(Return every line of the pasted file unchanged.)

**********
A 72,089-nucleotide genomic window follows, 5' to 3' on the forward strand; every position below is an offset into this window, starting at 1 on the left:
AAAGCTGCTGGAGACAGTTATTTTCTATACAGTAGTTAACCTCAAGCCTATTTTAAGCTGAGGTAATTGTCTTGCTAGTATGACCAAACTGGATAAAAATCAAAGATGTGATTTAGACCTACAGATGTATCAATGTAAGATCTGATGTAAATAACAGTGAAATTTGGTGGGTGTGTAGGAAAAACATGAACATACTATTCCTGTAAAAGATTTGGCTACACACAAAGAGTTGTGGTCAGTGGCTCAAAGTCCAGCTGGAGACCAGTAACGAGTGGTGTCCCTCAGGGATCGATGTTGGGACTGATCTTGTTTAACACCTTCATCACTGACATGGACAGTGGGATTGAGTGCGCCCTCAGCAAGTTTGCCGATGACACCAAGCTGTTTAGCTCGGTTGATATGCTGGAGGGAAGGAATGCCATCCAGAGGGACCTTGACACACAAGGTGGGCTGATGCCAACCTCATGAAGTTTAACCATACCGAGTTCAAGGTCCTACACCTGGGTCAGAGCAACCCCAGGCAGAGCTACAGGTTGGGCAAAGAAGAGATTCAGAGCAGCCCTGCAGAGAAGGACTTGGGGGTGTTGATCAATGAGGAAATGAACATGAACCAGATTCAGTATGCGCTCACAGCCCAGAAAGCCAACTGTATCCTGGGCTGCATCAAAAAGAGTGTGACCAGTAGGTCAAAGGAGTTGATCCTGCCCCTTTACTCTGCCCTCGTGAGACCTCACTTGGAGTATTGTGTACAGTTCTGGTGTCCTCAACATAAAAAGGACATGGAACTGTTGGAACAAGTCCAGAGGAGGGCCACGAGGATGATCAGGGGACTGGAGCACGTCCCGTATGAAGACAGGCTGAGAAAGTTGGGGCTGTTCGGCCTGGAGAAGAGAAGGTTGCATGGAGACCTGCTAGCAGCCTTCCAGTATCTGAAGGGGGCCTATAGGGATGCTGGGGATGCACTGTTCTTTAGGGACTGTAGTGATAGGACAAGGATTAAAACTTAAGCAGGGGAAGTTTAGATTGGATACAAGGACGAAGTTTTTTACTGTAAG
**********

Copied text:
A 72,089-nucleotide genomic window follows, 5' to 3' on the forward strand; every position below is an offset into this window, starting at 1 on the left:
AAAGCTGCTGGAGACAGTTATTTTCTATACAGTAGTTAACCTCAAGCCTATTTTAAGCTGAGGTAATTGTCTTGCTAGTATGACCAAACTGGATAAAAATCAAAGATGTGATTTAGACCTACAGATGTATCAATGTAAGATCTGATGTAAATAACAGTGAAATTTGGTGGGTGTGTAGGAAAAACATGAACATACTATTCCTGTAAAAGATTTGGCTACACACAAAGAGTTGTGGTCAGTGGCTCAAAGTCCAGCTGGAGACCAGTAACGAGTGGTGTCCCTCAGGGATCGATGTTGGGACTGATCTTGTTTAACACCTTCATCACTGACATGGACAGTGGGATTGAGTGCGCCCTCAGCAAGTTTGCCGATGACACCAAGCTGTTTAGCTCGGTTGATATGCTGGAGGGAAGGAATGCCATCCAGAGGGACCTTGACACACAAGGTGGGCTGATGCCAACCTCATGAAGTTTAACCATACCGAGTTCAAGGTCCTACACCTGGGTCAGAGCAACCCCAGGCAGAGCTACAGGTTGGGCAAAGAAGAGATTCAGAGCAGCCCTGCAGAGAAGGACTTGGGGGTGTTGATCAATGAGGAAATGAACATGAACCAGATTCAGTATGCGCTCACAGCCCAGAAAGCCAACTGTATCCTGGGCTGCATCAAAAAGAGTGTGACCAGTAGGTCAAAGGAGTTGATCCTGCCCCTTTACTCTGCCCTCGTGAGACCTCACTTGGAGTATTGTGTACAGTTCTGGTGTCCTCAACATAAAAAGGACATGGAACTGTTGGAACAAGTCCAGAGGAGGGCCACGAGGATGATCAGGGGACTGGAGCACGTCCCGTATGAAGACAGGCTGAGAAAGTTGGGGCTGTTCGGCCTGGAGAAGAGAAGGTTGCATGGAGACCTGCTAGCAGCCTTCCAGTATCTGAAGGGGGCCTATAGGGATGCTGGGGATGCACTGTTCTTTAGGGACTGTAGTGATAGGACAAGGATTAAAACTTAAGCAGGGGAAGTTTAGATTGGATACAAGGACGAAGTTTTTTACTGTAAG